Summer girls no longer shop at Abercrombie & Fitch

America's top retailers in trouble
America's top retailers in trouble

Quick! Somebody call Mike "The Situation" Sorrentino of MTV's "Jersey Shore" fame. Abercrombie & Fitch might actually want him wearing their clothes in public again.

Abercrombie & Fitch reported a bigger-than-expected loss on Tuesday. Same-store sales at its A&F stores and Hollister chain fell in the second quarter too. The company also warned that the outlook for the rest of the year will be "challenging."

Abercrombie (or should I say Abercrumble?) & Fitch stock plunged nearly 20% in early trading on the news. A&F's stock is now down more than 30% this year.

Abercrombie & Fitch (ANF), like many other mall-based apparel retailers, has struggled to stay relevant. The song "Summer Girls" by LFO, which praised the look of girls in Abercrombie & Fitch, was released way back in 1999. Nobody's singing about A&F now.

Younger consumers are less interested in clothes with a company's logo on it and are instead opting for cheaper, fast fashion from the likes of H&M, Zara, Uniqlo and Forever 21.

Pacific Sunwear and Aeropostale both filed for bankruptcy this year. American Apparel did so last year. Gap's (GPS) sales are hurting. And more diversified retailers like Macy's (M), Kohl's (KSS) and JCPenney (JCP) are struggling to attract teens and young adults too.

Related: More trouble at the mall. Gap sales sink again

But investors were hoping that Abercrombie & Fitch might be able to turn things around thanks to the efforts of executive chairman Arthur Martinez, who ran Sears (SHLD) back when that retailer was still an American icon.

Under Martinez, the retailer has de-emphasized much of the logo-based apparel that were once hugely popular at A&F and Hollister.

The company also has toned down its controversial, overly sexualized imagery that was prevalent under the leadership of former CEO Mike Jeffries -- who left the company in December 2014.

Jeffries was criticized for comments he made about only wanting "cool, good-looking people" to wear his company's clothes. It wasn't until late 2013 before the company finally began to offer plus sizes.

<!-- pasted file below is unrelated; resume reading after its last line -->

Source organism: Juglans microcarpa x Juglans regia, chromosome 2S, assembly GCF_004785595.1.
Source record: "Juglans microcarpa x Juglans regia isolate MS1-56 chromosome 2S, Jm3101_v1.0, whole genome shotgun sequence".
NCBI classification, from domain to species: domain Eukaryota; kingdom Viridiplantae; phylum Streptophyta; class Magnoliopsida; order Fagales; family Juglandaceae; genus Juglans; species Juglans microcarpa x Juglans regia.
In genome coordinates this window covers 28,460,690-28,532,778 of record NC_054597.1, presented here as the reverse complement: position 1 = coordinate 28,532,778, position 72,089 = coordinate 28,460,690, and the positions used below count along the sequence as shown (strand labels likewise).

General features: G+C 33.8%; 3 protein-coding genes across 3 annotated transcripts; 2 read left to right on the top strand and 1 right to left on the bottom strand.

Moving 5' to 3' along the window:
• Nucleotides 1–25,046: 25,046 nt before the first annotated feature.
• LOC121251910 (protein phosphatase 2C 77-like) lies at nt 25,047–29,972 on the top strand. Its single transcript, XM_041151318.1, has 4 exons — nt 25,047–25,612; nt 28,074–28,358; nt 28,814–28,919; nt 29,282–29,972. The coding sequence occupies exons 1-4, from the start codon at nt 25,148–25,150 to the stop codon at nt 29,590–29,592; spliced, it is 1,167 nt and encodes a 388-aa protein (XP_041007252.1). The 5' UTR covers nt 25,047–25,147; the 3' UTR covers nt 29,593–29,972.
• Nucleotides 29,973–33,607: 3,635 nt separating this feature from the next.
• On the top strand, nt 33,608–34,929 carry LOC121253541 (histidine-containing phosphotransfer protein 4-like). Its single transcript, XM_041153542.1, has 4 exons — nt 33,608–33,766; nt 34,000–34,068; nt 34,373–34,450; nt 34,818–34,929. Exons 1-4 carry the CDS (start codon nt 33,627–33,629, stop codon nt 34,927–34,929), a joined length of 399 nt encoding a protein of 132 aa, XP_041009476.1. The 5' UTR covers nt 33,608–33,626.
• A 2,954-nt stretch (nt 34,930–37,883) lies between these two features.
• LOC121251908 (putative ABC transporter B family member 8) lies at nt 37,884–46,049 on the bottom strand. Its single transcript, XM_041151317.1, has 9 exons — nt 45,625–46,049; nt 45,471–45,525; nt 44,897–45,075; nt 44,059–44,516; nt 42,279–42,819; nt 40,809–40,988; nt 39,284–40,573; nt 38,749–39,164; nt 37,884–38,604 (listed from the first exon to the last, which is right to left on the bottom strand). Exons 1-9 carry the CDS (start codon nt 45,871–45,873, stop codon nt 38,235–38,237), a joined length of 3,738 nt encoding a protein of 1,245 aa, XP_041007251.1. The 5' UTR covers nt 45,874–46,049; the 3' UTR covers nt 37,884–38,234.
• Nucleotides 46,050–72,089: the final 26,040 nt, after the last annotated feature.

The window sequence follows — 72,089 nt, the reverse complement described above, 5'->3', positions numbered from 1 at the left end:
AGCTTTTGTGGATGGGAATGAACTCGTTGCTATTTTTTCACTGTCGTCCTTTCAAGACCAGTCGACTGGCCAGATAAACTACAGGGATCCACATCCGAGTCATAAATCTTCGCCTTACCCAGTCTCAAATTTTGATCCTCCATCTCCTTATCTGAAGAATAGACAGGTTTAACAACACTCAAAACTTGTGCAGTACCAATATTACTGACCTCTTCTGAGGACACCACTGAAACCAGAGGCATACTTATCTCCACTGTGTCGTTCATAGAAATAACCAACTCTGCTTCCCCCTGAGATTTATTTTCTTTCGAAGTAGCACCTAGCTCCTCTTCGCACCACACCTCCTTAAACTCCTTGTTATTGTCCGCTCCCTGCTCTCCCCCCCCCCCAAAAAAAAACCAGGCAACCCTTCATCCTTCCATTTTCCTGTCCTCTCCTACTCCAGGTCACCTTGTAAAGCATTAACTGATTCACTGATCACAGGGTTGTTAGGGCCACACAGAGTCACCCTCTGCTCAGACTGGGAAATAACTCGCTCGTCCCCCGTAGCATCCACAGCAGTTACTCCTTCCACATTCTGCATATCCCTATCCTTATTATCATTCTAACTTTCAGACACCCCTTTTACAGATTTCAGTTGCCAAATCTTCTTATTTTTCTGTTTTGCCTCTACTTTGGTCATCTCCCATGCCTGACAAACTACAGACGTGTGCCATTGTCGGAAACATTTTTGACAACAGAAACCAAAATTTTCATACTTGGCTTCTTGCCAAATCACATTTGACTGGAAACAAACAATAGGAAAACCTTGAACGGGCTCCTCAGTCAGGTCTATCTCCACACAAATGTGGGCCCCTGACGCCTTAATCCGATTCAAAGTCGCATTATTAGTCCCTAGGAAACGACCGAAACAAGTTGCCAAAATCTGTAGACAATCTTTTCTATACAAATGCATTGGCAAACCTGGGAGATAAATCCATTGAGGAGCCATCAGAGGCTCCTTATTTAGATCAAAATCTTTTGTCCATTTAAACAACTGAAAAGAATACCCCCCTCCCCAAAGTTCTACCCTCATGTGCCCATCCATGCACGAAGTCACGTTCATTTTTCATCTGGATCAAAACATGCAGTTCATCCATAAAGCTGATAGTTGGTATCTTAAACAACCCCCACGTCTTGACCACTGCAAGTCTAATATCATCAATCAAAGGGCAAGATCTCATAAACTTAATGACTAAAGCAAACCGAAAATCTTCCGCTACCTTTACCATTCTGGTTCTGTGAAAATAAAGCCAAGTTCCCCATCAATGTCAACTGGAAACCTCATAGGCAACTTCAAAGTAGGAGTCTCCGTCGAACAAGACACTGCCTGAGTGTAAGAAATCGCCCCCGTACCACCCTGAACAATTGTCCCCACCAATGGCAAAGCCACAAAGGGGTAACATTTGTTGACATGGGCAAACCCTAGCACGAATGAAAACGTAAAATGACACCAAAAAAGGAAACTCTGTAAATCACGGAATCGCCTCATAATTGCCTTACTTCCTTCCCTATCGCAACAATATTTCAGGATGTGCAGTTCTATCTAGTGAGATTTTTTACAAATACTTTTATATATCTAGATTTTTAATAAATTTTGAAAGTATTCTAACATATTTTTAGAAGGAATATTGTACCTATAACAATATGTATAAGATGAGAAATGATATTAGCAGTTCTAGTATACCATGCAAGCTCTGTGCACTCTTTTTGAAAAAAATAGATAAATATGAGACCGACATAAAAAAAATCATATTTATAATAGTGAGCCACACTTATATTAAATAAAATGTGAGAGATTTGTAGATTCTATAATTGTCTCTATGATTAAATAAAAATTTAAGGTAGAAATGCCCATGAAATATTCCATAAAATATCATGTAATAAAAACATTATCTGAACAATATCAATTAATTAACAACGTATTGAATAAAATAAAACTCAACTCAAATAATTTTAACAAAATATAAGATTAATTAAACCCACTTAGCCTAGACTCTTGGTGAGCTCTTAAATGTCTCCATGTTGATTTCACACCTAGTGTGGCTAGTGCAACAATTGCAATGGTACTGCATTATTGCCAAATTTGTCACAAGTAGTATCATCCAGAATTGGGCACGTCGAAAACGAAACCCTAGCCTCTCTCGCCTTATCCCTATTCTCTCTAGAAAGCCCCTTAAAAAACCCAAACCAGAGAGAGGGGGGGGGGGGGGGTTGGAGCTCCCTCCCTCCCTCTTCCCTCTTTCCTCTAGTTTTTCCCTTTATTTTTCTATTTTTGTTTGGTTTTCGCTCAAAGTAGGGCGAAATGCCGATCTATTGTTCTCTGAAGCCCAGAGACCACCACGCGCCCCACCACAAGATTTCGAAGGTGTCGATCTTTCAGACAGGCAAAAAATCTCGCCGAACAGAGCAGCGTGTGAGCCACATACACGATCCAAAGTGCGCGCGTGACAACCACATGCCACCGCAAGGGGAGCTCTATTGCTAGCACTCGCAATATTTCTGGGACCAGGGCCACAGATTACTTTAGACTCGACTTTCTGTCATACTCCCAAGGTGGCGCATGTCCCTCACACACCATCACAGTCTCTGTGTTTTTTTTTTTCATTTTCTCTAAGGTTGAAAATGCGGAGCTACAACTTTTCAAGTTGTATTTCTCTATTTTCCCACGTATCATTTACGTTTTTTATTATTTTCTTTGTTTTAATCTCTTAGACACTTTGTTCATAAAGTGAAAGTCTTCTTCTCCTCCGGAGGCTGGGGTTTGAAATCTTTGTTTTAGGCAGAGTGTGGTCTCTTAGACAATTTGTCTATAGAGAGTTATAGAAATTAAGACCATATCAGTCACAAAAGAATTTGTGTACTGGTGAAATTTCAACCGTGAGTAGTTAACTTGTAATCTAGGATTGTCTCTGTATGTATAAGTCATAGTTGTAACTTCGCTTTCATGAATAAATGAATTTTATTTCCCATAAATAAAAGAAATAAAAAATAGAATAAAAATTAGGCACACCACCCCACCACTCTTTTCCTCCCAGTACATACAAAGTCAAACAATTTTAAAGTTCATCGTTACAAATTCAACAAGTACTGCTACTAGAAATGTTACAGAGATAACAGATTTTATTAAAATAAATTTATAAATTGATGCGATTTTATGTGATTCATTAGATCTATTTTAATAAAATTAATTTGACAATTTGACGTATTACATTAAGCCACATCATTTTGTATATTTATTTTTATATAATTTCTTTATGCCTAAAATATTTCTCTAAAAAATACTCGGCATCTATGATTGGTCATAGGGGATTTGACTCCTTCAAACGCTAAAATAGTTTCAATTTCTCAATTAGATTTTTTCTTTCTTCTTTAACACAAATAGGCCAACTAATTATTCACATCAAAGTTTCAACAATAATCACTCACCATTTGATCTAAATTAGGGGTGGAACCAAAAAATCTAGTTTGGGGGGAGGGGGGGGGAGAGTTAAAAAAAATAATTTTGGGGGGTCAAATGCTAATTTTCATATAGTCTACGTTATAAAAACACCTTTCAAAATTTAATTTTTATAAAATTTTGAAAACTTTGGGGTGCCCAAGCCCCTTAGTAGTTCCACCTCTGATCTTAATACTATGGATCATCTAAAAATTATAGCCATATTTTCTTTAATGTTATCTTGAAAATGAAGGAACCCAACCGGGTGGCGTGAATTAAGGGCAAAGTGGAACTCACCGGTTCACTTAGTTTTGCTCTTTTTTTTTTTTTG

A&F was also attacked for having young-looking, scantily-clad models in many of its catalogs and advertisements.

Related: Retailers all across America are closing stores

An ex-pilot for the company-owned Gulfstream jet (since sold) said in an age discrimination lawsuit filed against the company a few years ago that Jeffries had an aircraft manual that listed dress requirements for male models working on the plane.

But even though A&F has been changing its image under Martinez, consumers aren't flocking back to the stores. The company's overall sales have now fallen for 14 quarters in a row.

Martinez said in the earnings release that lower traffic at its flagship stores were weighing on A&F's results.

He added that weak sales at stores in popular tourist locations in the U.S. are also hurting the company. Economic uncertainty in Europe and Asia and a stronger U.S. dollar have made foreign travelers less willing to come to the U.S. to shop.

Related: Nearly 44,000 retail workers have been laid off in 2016

So can A&F turn things around? Or will investors start longing for the days of Jeffries again? Sex did sell at the company after all ... for a time at least.

Martinez urged investors to remain patient.

"We are focusing on the right priorities and we expect to see traction in our business as we introduce new product and invest in marketing to drive awareness and relevance for our brands," he said, while adding that it is "a challenging environment."

Wall Street is still skeptical though.

Cowen & Co. analyst Oliver Chen is taking a wait-and-see approach. He wrote in a report Tuesday morning that "changes will take time as the company needs to generate renewed awareness and traffic."

FBR & Co. analyst Susan Anderson noted that it was also troubling to see that sales were down in both the U.S. and the company's international stores. So the company's problems may run deeper than a decline in tourist shoppers in America.

Related: Why Americans aren't shopping till they drop

Analysts do seem to appreciate the fact that Martinez has toned things down at both the A&F and Hollister stores. But the company may now wind up being just a little too plain vanilla. There's nothing to make it stand out.

"A&F still has much work before its brands are restored to full health," wrote Neil Saunders, CEO of retail research firm Conlumino, in a report Tuesday.

"The brands still need a stronger sense of identity and focus in what remains a very crowded and competitive marketplace," Saunders added.

Don't expect A&F to bring back its controversial clothing anytime soon. But the company clearly needs to do something to convince young consumers that A&F and Hollister apparel can be cool once more.

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